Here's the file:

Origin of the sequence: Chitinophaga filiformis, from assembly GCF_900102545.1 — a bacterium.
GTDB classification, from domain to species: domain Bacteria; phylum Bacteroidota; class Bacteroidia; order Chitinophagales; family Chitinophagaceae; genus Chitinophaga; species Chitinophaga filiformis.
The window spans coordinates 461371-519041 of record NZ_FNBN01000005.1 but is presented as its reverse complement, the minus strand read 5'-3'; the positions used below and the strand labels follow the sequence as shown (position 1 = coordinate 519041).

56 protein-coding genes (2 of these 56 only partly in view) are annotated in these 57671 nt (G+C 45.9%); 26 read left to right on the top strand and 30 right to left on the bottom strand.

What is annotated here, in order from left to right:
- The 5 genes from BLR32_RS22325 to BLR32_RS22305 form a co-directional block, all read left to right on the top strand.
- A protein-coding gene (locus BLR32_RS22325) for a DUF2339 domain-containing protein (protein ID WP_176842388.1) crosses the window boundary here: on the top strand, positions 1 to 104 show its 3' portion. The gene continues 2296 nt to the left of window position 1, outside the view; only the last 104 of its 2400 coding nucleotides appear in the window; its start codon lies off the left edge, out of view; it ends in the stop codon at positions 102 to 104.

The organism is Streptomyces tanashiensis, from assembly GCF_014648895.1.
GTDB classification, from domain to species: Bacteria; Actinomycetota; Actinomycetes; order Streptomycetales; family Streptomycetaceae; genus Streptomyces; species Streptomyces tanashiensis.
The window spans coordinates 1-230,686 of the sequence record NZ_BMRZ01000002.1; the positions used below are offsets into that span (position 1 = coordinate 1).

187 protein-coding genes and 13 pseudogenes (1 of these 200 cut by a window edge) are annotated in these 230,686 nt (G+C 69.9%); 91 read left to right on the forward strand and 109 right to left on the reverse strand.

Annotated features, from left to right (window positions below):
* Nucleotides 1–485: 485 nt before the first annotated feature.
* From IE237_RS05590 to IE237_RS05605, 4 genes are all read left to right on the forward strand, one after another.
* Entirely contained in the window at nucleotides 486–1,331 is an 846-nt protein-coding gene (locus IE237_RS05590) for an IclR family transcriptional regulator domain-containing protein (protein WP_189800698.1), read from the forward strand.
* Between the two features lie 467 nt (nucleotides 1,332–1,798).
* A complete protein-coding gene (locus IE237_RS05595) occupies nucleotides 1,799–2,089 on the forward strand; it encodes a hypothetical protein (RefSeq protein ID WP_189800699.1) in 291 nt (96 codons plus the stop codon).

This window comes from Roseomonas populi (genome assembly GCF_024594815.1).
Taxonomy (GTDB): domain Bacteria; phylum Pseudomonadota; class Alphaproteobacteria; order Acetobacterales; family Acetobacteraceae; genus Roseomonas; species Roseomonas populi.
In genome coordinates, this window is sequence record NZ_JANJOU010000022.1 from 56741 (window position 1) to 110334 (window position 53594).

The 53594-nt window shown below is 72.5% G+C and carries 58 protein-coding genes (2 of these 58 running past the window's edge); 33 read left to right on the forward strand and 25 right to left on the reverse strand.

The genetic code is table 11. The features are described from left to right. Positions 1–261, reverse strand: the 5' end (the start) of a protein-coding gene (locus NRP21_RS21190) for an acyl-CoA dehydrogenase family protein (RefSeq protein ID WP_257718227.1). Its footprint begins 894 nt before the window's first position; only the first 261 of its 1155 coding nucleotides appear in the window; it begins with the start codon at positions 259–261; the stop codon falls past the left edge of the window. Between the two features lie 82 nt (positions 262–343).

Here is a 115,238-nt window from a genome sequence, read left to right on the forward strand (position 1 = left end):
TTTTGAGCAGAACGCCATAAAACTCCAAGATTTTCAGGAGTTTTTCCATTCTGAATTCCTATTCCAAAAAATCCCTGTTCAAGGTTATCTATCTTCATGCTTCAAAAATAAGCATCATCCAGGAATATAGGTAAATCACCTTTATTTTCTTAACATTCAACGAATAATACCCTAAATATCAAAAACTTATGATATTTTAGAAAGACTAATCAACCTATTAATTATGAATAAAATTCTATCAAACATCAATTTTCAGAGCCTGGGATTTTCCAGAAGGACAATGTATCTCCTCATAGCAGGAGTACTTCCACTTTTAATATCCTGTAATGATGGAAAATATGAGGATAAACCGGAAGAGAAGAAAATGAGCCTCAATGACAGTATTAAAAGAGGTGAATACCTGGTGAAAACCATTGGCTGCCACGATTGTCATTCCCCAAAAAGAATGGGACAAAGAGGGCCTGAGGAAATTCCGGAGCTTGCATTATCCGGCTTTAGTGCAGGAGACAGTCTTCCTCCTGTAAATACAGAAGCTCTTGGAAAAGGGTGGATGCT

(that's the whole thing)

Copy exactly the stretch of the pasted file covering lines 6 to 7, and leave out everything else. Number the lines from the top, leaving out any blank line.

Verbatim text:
- The 5 genes from BLR32_RS22325 to BLR32_RS22305 form a co-directional block, all read left to right on the top strand.
- A protein-coding gene (locus BLR32_RS22325) for a DUF2339 domain-containing protein (protein ID WP_176842388.1) crosses the window boundary here: on the top strand, positions 1 to 104 show its 3' portion. The gene continues 2296 nt to the left of window position 1, outside the view; only the last 104 of its 2400 coding nucleotides appear in the window; its start codon lies off the left edge, out of view; it ends in the stop codon at positions 102 to 104.